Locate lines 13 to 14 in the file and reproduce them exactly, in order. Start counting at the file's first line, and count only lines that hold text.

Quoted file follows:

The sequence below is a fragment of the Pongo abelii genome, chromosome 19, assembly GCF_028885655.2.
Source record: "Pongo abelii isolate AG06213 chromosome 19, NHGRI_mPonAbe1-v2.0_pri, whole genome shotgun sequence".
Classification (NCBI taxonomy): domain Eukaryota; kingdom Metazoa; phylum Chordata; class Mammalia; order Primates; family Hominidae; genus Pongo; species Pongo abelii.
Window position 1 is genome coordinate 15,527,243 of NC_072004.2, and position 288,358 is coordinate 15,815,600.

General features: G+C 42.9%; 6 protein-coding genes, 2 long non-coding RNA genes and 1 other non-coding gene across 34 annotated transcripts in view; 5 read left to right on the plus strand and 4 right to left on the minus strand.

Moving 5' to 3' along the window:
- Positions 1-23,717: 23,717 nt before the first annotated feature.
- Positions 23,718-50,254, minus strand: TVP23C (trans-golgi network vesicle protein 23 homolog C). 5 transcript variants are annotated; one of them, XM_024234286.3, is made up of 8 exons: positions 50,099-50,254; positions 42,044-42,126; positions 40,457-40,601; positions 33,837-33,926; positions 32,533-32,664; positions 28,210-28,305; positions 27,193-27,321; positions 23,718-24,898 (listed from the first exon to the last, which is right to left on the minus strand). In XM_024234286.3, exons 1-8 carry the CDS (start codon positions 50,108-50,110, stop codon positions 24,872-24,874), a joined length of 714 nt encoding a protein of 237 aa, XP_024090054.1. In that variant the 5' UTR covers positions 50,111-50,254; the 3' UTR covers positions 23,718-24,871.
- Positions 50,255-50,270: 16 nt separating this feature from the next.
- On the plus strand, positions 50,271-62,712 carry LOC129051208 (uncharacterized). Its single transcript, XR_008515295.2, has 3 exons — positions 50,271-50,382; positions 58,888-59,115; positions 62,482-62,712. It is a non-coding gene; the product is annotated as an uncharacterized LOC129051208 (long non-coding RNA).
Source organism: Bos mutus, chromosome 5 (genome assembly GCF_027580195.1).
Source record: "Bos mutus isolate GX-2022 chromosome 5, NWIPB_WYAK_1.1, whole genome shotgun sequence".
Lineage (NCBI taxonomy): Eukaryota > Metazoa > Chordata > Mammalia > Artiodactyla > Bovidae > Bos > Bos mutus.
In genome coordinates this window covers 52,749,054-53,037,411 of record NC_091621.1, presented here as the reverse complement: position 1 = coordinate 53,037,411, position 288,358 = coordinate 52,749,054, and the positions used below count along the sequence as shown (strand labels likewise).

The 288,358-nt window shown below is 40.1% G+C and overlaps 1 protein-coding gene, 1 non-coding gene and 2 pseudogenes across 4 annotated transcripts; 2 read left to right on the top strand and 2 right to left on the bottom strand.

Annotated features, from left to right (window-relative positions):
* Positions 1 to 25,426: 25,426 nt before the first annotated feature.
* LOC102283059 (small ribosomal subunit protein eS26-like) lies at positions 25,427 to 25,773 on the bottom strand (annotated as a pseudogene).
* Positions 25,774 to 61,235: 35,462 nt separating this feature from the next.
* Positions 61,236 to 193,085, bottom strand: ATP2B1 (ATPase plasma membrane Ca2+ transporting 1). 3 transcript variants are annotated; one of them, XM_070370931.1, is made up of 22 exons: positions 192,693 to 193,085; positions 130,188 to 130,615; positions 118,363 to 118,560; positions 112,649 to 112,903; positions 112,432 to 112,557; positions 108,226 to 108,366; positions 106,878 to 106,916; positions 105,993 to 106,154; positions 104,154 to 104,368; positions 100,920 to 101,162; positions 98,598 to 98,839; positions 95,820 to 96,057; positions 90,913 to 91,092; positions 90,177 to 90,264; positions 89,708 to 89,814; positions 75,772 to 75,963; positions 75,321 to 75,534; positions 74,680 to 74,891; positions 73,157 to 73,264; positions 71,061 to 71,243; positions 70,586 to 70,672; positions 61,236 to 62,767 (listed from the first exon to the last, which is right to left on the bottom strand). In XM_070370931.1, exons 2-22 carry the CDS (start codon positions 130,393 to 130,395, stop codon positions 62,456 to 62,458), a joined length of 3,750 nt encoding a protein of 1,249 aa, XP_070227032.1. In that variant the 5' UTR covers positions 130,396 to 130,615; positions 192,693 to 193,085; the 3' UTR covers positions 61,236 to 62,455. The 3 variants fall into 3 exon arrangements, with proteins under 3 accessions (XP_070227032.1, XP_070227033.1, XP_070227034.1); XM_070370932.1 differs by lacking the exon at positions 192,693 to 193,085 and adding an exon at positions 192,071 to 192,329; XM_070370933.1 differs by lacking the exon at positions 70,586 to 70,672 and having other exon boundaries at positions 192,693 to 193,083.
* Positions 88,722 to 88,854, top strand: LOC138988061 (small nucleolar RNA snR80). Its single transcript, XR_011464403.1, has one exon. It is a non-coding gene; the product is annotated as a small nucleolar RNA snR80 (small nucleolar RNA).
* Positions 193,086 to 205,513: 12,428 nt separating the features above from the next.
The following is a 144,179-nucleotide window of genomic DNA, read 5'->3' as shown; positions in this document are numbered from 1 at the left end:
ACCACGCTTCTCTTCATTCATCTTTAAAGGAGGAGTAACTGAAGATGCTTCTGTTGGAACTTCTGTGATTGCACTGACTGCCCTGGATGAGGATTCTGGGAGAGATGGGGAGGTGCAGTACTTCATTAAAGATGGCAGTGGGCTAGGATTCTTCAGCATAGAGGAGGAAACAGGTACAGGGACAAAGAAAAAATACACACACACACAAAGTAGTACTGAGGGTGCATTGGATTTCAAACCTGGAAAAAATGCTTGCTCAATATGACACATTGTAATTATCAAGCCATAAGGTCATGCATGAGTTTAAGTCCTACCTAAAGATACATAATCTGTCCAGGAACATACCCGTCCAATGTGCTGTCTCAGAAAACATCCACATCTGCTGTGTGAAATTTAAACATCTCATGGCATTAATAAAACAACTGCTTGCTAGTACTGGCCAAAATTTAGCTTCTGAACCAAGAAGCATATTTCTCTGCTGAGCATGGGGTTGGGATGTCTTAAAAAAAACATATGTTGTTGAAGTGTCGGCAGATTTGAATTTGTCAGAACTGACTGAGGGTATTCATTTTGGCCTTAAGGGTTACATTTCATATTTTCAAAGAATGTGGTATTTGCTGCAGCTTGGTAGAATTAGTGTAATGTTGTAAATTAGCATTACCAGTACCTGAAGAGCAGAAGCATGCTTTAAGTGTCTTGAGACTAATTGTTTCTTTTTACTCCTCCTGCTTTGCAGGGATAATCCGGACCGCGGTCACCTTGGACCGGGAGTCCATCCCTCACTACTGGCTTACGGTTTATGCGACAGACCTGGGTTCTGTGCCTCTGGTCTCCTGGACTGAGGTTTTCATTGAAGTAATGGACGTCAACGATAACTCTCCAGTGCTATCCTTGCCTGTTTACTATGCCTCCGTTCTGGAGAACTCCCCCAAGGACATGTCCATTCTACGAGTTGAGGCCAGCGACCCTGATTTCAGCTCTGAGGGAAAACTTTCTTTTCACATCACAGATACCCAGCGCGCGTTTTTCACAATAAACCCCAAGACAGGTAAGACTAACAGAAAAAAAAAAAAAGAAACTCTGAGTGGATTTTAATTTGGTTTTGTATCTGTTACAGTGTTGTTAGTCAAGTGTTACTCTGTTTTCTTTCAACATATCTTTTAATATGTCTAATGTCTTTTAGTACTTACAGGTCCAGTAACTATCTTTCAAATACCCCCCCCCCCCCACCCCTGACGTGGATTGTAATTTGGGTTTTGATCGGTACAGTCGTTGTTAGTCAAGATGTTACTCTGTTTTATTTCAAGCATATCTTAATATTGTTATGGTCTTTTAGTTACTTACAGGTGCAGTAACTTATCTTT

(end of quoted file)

Lineage (NCBI taxonomy): Eukaryota > Metazoa > Chordata > Mammalia > Artiodactyla > Bovidae > Bos > Bos mutus.
In genome coordinates this window covers 52,749,054-53,037,411 of record NC_091621.1, presented here as the reverse complement: position 1 = coordinate 53,037,411, position 288,358 = coordinate 52,749,054, and the positions used below count along the sequence as shown (strand labels likewise).